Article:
Fast National ratings for Tuesday, November 11, 2014.

A two-hour "The Voice" led NBC to an easy Tuesday win among young adults, boosting "Chicago Fire" and hurting "Agents of SHIELD" in the process, while CBS won the night among total viewers thanks to the "NCIS" franchise. Meanwhile, the 200th episode of "Supernatural" bought the CW drama its biggest audience since the season premiere.

For the night, NBC averaged 2.7 rating among adults 18-49, and 10.53 million viewers overall. CBS did a 1.9 demo rating and 13.77 million viewers, followed by FOX (1.5, 3.75 million), ABC (1.1, 3.85 million) and the CW (1.1, 2.8 million).

8 p.m. -- "The Voice" (2.9, 11.14 million) won the hour in the demo, while "NCIS" (2.3, 17.41 million) was the hour's most-watched show. "Masterchef Junior" (1.8, 4.81 million) held steady from last week's premiere in the demo, though it was down a few hundred thousand viewers. The CW was in fourth place with "The Flash" (1.4, 3.4 million), followed by ABC's dead show walking "Selfie" (0.9, 2.37 million) and a "Modern Family" repeat (0.9, 2.89 million).

9 p.m. -- Same basic split as the 8 o'clock hour: "The Voice" (3.0, 11.34 million) tops in the demo, and "NCIS: New Orleans" (2.0, 14.88 million) the most-watched. With tougher competition from NBC, "Marvel's Agents of SHIELD" (1.5, 4.27 million) was down over its most recent episode, but still finished ahead of FOX's "New Girl"/"The Mindy Project" bloc (1.2, 2.7 million), and the 200th episode of "Supernatural" was up on the CW (0.9, 2.19 million).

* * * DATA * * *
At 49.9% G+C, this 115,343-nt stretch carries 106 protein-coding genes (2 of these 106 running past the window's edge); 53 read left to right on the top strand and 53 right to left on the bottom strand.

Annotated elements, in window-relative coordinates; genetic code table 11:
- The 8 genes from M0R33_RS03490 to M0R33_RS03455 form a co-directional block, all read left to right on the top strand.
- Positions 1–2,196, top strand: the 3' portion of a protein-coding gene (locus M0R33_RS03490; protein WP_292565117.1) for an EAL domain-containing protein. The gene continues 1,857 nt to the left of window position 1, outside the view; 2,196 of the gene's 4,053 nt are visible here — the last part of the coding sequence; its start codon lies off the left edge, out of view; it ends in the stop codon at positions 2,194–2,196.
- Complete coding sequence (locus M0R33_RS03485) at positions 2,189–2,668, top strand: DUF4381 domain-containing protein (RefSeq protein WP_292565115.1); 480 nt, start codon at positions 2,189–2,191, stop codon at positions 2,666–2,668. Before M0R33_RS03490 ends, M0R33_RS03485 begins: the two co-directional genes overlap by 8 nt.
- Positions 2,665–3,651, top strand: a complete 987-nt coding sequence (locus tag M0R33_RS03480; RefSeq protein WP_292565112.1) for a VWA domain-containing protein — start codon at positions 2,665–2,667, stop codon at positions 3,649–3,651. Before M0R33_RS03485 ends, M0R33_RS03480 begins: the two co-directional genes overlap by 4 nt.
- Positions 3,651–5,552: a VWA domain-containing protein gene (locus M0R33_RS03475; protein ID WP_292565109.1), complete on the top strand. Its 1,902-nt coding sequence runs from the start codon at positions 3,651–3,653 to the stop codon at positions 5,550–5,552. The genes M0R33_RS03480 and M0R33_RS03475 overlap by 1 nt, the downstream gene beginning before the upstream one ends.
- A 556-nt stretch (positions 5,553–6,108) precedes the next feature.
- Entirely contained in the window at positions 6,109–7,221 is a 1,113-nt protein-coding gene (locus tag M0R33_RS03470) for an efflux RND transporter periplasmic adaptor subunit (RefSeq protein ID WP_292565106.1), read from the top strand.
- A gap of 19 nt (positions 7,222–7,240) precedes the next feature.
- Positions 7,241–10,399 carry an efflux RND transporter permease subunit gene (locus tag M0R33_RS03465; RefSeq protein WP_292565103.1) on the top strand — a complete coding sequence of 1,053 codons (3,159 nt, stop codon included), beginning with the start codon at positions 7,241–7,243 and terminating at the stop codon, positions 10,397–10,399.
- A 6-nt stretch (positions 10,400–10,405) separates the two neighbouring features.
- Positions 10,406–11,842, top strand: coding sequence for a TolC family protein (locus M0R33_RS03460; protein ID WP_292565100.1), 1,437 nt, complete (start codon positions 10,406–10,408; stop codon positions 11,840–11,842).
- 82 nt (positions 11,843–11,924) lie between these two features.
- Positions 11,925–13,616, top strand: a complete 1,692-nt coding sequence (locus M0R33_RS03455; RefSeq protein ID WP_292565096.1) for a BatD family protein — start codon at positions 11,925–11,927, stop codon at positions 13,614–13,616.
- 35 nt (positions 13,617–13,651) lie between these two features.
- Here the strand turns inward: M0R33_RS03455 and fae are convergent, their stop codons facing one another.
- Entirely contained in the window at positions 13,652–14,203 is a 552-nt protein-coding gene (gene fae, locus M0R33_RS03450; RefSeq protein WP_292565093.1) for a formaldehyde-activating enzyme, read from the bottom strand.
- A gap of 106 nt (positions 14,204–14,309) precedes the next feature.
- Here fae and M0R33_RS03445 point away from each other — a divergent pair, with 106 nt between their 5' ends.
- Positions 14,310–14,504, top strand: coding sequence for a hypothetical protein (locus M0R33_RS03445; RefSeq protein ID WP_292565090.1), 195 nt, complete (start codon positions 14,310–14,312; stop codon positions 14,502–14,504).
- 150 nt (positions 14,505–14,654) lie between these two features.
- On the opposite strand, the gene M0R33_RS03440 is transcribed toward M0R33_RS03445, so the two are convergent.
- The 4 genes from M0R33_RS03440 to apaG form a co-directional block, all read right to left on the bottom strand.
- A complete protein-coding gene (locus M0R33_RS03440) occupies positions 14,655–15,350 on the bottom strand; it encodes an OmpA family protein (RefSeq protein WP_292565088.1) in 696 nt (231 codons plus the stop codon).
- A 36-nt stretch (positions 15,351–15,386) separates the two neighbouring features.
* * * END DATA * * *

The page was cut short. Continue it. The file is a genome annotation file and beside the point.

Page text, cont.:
10 p.m. -- With "The Voice" as a lead-in rather than "About a Boy," "Chicago Fire" easily won the hour in the demo (2.2, 9.09 million), and nudged ahead of CBS' "Person of Interest" (1.3, 9.03 million) among total viewers. ABC's "Forever," which just got a full-season order, was in third (1.0, 4.21 million).

All ratings information comes from preliminary Fast National Nielsen data, which includes live and same-day DVR viewing. All numbers are subject to change, particularly in the case of live events.

Alan Sepinwall has been reviewing television since the mid-'90s, first for Tony Soprano's hometown paper, The Star-Ledger, and now for HitFix. His new book, "TV (The Book)" about the 100 greatest shows of all time, is available now. He can be reached at